Green juices are not a fad diet, they are not meant to deceive or harm. Instead they are a means to improve your health through easy consumption of nutritious food.

Guest post contributed by an editor for Kimberly Snyder, a New York Times bestselling author and the go-to nutritionist for many of the entertainment industry’s top celebrities.

Busting The Myths of Green Juices

About The Author


  • raq

    realy informative and intresting. i didnt realise fiber was lost through juicing, iv been wanting to get a new juicer but im unsure if its stil a good idea or if i shud just get a smootie maker n grinder for more nutrion. im confused now but happy to have read this. i want maximium benifit. is it just better eating them wholee then lol xx iv added my facebook for anyone that knows about this or want to ask me anythingx x

    • J Hart

      I personally would recommend investing in something like a vitamix or a blend tech blender because it preserves fiber and all the vitamins and minerals. It is also still very filling because nothing is taken out. You can make whole juices in a vitamix or blend tech and they are delicious along with being able to make ice cream or soup or almost anything you can imagine.

    • Sarah

      If you need to pick one, I would go with a blender. They are both beneficial and both have their places but I use my blendtech way more than my juicer. I buy green juices just so I don’t have to clean my juicer or buy pounds of produce that take up my whole fridge.

    • Ryan

      Hi raq,
      If you’re interested in a blender, but don’t want to break the bank, I’d suggest a NutriBullet. I’ve had mine for about a year and absolutely love it. Mine costed me about $100, and it has been well worth it. It’s seriously so easy, and it also keeps the fiber. I’m actually drinking a green smoothie right now, and it’s exactly that. Smooth.

  • Tamara

    From what I understood from your guest speaker when she said “Drink your food, and chew your drinks”, she was advocating chewing thoroughly and swishing around juices/smoothies before swallowing. Not necessarily drinking your meals. I think all this may have been a misunderstanding, possibly.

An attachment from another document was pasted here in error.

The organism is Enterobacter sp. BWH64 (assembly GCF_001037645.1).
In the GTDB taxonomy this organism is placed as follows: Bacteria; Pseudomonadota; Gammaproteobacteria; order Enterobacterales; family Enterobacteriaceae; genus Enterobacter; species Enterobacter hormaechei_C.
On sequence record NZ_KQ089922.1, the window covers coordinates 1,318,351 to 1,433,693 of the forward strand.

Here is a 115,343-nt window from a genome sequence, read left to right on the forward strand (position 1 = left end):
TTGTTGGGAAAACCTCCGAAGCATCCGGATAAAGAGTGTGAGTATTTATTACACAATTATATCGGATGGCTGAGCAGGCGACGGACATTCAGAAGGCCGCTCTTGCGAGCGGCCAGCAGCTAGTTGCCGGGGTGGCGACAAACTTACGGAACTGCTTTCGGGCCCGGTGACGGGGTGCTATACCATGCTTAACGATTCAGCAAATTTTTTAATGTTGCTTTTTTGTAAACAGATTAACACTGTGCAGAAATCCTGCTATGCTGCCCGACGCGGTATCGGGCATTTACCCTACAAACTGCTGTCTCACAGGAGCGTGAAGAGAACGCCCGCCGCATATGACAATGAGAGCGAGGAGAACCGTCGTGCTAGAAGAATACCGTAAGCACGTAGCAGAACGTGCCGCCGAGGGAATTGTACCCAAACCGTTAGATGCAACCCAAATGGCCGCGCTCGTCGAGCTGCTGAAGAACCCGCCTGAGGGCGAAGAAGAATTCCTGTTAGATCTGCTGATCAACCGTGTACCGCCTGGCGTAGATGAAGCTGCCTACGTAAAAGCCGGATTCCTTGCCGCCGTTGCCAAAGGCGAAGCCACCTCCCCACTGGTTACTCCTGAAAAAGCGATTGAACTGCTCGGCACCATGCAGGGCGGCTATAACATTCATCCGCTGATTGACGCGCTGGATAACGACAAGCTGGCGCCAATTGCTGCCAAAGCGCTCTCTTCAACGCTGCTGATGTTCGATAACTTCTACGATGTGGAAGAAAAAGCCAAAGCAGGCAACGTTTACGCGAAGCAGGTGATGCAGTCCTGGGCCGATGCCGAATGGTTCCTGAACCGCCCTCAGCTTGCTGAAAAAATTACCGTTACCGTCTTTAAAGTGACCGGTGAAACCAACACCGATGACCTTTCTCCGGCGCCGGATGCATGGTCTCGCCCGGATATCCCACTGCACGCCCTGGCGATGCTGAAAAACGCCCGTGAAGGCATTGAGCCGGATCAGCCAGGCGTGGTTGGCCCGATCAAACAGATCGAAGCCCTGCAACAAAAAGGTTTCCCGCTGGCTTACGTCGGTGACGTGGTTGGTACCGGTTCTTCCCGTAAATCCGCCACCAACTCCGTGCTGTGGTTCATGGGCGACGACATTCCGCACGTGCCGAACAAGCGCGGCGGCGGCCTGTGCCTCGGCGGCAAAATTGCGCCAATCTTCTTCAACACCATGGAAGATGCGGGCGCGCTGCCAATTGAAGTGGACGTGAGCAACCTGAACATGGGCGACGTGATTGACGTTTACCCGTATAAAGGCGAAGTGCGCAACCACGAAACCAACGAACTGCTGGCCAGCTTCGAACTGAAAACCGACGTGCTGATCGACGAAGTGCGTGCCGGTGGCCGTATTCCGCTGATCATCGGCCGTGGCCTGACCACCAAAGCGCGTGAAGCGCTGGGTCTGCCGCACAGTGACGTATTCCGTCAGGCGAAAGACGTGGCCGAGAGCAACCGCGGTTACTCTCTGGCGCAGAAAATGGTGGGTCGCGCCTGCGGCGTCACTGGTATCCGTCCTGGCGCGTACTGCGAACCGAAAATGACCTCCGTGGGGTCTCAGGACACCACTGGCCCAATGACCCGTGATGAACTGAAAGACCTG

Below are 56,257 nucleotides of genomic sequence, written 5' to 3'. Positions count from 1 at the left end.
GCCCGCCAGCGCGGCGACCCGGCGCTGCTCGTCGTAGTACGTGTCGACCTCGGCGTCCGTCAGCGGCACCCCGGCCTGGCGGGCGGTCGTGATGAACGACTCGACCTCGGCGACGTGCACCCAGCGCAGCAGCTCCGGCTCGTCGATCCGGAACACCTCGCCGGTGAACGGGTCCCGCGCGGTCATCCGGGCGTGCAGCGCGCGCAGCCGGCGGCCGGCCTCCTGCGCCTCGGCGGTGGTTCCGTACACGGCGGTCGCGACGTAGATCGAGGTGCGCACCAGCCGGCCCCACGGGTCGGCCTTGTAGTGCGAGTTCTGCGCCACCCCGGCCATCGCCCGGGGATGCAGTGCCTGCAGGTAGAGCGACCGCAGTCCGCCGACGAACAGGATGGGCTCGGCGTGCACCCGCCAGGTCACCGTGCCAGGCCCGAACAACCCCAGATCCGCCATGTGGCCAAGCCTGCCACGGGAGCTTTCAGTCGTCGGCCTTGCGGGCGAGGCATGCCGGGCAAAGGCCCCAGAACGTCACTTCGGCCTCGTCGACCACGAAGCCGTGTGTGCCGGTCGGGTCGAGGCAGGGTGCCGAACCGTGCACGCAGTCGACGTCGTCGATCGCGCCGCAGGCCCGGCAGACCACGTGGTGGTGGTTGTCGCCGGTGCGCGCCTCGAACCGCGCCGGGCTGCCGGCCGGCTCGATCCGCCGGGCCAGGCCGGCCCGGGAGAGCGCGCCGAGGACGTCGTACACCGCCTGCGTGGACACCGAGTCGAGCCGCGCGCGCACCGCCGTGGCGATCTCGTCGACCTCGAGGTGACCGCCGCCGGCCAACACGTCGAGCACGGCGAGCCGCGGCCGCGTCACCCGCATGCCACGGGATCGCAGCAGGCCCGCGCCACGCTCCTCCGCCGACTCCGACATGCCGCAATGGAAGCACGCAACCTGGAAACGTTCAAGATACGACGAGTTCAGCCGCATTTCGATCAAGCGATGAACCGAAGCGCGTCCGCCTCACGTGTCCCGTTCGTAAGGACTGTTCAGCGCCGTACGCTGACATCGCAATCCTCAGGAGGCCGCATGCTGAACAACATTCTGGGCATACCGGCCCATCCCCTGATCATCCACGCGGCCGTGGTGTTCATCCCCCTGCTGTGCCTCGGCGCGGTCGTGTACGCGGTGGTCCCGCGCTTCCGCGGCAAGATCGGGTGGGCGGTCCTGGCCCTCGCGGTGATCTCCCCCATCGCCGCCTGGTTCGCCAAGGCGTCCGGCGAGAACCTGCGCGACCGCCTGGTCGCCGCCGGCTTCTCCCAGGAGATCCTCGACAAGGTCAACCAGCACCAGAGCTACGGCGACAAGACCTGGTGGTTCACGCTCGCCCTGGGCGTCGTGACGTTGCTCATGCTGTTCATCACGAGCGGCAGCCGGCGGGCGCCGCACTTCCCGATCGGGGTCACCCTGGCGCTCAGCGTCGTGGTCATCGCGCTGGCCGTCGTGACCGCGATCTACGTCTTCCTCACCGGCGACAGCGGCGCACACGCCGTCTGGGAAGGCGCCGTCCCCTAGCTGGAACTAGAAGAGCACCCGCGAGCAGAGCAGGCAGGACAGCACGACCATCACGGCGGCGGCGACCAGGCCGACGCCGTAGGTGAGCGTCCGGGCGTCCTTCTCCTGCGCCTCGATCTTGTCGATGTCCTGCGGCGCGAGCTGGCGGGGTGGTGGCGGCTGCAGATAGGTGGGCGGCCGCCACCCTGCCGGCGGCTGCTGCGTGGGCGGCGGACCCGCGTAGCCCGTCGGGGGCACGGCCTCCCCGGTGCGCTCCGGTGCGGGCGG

• Anna

      Agreed. I know from following BexLife, that Rebekah doesn’t juice all of her meals… I mean, I think she eats eggs pretty regularly and she just posted an avocado sandwich recipe and mentioned (I think in this or another video) how you should eat your fruit before your carbs/protein throughout the day. I don’t really think the video or she, herself, advocates doing a long-term juice fast to lose weight.

  • Renee

    I think this was well written. I too am more of a fan of smoothies rather than juices. I think there’s a lot of hype around juicing being the “healthiest thing out there” to do for yourself, when it’s really not. It’s definitely not a bad thing, but I don’t think liquid cleanses are the answer to everyone’s “I need to lose the last 10 lbs!” problem.

  • Anna

    Thanks for all the info! I like to both juice green juices and blend green smoothies (usually I reserve juicing for harder-to-blend veggies & fruit -- like carrots, beets, apples, cucumbers, celery). Sometimes I even juice the harder veggies/fruits and add the juices in with my green smoothies. I use them to supplement my diet, usually as a mid-morning pick-me-up (~3-4 days a week). They’re energizing and help me get more nutrients. And do, surprisingly, keep me satiated.

    I’ve also heard that if you don’t mix up your greens in the smoothies, that you can amass “alkaloid buildup.” I never used to mix up my greens before (it used to be spinach, always), but now rotate between kale and beet greens. I never had any side-effects or whatnot from not switching it up before, but thought it was a good idea to do so in order to get a variety of nutrients.

    • Tricia Coniglio

      I love alternating fruits and veggies to get a better variety of nutrients. I do have my favs and sometimes have to remind myself to mix it up!

      I used to sneak spinach, cilantro and other greens into smoothies, shakes and other meals and after I was ‘caught’ I no longer sneak it 🙂

  • Tara@PNWRunner

    I have not juiced myself yet, but I want to do one as a colon cleanse mostly. Not to loss weight, but to get rid of the build up as people would say in your digestive track. I am sure juicing would help and incorporating a juice everyday or a few times a week would help.

  • Hazel

    Great topic. I always gain weight and feel worse when I’m away from my beloved Vitamix. It’s so much easier to fill up on fresh, raw nutritious vegetables when you can throw them in a blender, take it with you and drink on the go. Not only is blending better for keeping the fiber, it’s easier clean up and more filling.

  • tom

    i find its all nitpicking about something small. juicing or blending look on how many people have benefited with juicing and or blending. look at Jay Kordich or Annette Larkins juicing all day every day multiple times if it was so bad they would be fat sick and unhealthy during there lifetime.